Tuesday, December 04, 2007

VG REVIEW: Rock Band

“ROCK BAND” Electronic Arts, for PlayStation 3 and Xbox 360, rated T for Teen (lyrics, mild suggestive themes), $169.99.

Admit it. Deep down inside you wish you were a rock star.

It's a common dream, but all too often a severe lack of talent and skill prevents most (oh, all right me) from ever actually getting up on stage and prancing about like a golden god.

Thats why I'm so grateful there are games like Rock Band out these days. With a sizable cash infusion I can now make like not only Jimmy Page, but also Robert Plant, John Bonham and even John Paul Jones via my video game console. Best of all, I can bring three of my friends
along for the ride.

The developing studio Harmonix, which created the first two versions of the uber-popular "Guitar Hero series, as well as such other music themed games like "Karaoke Revolution" and "Frequency," has produced some inspired games before, in many ways this ambitious title represents the culmination of everything they've done.

Lets get the biggest problem with Rock Band right out of the way — its terribly expensive. At some future date you’ll be able to buy the various instruments separately, but ideally you’ll want to shell out the big bucks for the $170 special edition package.

If youve played any of the "Guitar Hero" games or even fiddled with a karaoke machine, you can get the basic gist of Rock Band quickly enough.

In the game you and up to three other people take on different band roles — drums, guitar, bass and vocals — and play along to a variety of songs by such folks as Nirvana, Radiohead, KISS and The Who.

As with "Guitar Hero," the goal is to press (or thwack) the colored buttons on your controller at the same time they scroll down the bottom of your TV screen. The vocal section, meanwhile, works just like most karaoke games, with singers having to match the pitch and phrasing of the
song as accurately as possible.

Of all the instruments, playing the drums is the most fun and challenging section of the game (and the one that resembles the real thing the closest).

If you dont have enough (or any) friends to play with, the game does offer solo tours, where, after creating your own character and outfitting them in ridiculous costumes, you can take a spin
through rock stardom.

Ideally however, "Rock Band" is a game designed for and best played with a group of people,
either in your home or online. The "Band World Tour" section, for example, is the real meat of the game, with players able to garner stars, fans and even roadies and tour managers as they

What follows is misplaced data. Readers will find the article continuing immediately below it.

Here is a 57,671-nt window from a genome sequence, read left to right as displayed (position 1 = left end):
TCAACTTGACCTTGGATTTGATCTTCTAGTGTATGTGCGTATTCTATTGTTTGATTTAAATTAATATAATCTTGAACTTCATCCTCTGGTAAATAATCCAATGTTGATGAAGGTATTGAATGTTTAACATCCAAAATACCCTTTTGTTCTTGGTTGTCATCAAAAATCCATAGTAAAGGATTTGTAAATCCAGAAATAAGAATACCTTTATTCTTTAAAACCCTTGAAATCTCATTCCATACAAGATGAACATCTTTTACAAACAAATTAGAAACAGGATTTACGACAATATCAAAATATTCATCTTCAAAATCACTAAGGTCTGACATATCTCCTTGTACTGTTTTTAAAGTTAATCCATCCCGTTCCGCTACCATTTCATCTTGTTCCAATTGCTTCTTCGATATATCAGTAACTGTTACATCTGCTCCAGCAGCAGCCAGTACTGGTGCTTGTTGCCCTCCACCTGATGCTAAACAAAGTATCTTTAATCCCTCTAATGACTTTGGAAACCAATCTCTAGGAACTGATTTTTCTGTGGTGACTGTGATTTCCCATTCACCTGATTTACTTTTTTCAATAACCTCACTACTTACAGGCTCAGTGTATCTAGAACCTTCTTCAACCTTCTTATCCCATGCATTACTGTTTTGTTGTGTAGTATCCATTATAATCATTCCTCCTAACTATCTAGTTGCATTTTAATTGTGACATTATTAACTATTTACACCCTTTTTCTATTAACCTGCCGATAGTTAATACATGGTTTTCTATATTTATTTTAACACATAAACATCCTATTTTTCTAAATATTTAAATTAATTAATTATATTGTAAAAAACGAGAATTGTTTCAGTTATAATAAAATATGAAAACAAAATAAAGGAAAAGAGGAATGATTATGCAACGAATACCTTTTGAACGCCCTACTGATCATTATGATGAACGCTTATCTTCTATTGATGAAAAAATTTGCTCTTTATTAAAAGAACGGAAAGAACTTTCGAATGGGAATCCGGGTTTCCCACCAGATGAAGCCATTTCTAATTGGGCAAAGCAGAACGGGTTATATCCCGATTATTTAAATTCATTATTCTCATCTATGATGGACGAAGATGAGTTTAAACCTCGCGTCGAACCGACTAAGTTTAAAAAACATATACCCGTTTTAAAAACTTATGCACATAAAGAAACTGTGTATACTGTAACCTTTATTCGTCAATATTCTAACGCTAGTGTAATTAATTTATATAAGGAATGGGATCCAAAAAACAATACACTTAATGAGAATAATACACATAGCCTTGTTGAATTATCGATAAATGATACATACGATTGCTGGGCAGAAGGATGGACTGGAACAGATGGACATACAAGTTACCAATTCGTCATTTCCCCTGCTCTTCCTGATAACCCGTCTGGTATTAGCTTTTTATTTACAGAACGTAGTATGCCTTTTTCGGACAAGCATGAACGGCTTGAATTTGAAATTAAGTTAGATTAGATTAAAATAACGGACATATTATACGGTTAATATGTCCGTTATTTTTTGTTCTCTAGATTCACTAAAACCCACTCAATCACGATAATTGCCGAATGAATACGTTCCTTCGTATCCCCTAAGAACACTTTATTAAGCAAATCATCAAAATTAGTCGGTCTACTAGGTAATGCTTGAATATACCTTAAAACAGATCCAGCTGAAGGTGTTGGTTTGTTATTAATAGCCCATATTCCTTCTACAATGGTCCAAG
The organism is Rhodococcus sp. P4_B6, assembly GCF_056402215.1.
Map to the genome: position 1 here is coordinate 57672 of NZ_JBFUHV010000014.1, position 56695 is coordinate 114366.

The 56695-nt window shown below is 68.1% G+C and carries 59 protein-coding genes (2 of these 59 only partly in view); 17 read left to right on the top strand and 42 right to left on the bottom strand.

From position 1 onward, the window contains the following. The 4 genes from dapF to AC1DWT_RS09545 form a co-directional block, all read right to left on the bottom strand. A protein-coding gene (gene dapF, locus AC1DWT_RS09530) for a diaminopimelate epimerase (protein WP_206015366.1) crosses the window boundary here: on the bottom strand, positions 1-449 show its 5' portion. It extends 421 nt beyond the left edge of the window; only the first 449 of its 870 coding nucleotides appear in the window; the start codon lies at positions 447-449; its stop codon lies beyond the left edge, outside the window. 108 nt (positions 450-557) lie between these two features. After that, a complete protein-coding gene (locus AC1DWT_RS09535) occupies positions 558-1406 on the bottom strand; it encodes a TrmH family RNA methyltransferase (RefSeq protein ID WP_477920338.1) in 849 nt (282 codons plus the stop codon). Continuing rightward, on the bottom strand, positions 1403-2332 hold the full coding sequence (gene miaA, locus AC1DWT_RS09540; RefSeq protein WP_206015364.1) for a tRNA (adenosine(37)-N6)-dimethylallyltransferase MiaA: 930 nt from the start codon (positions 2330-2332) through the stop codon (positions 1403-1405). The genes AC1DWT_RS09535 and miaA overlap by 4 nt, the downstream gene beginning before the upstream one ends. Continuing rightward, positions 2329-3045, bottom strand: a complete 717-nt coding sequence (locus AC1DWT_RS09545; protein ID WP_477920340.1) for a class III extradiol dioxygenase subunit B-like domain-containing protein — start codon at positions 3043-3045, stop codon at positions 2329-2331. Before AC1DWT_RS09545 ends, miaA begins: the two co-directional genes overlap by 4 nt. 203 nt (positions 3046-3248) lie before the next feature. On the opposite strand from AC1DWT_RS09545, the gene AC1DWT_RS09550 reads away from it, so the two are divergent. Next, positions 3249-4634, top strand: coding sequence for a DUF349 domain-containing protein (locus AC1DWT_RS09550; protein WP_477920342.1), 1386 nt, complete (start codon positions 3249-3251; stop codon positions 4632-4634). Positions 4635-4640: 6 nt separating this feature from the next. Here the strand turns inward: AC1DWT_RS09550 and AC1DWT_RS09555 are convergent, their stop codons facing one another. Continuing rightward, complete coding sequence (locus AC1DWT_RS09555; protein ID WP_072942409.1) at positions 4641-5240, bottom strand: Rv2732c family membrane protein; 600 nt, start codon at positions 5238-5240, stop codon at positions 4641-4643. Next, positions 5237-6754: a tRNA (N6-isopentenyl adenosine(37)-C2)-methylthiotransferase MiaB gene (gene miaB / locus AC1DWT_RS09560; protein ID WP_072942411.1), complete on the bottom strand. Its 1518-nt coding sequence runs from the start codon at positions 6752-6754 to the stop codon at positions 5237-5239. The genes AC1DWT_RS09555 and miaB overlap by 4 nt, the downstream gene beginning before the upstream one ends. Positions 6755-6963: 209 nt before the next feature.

make their way from a tiny dank night club to arena stadiums (unfortunately, this section doesnt have an online mode).

Though the soundtrack provided in the game is excellent, users can download new songs (for a price naturally) on a weekly basis. Even full albums like The Who's "Whos Next" will eventually
be made available for download.

Despite its expense and limited one-player features, "Rock Band" is a stellar achievement and, with the right settings, perhaps one of the best experiences you'll have playing video games.
When youve got four people playing along to "Suffragette City" and everyones in sync the effect can be magical.

It's no substitute for actual music lessons, but "Rock Band," like "Guitar Hero" before it, should inspire a few intrepid souls to put down their controllers and pick up an instrument.

Copyright The Patriot-News, 2007



At 9:39 AM, Anonymous GiftedPlacebo said...

No review is complete without mentioning the horrible hardware failures that have plagued this release. If you purchase this game, expect to be returning the guitar and drums within a few days.

The poor quality of hardware is a disgrace.

At 1:58 PM, Blogger Chris Mautner said...

I wasn't aware of the game's hardware problems when I wrote the review. In fact, I've had more luck with my Rock Band instruments than I've had with my Guitar Hero III controller, whose strum bar has the annoying tendency of sticking.


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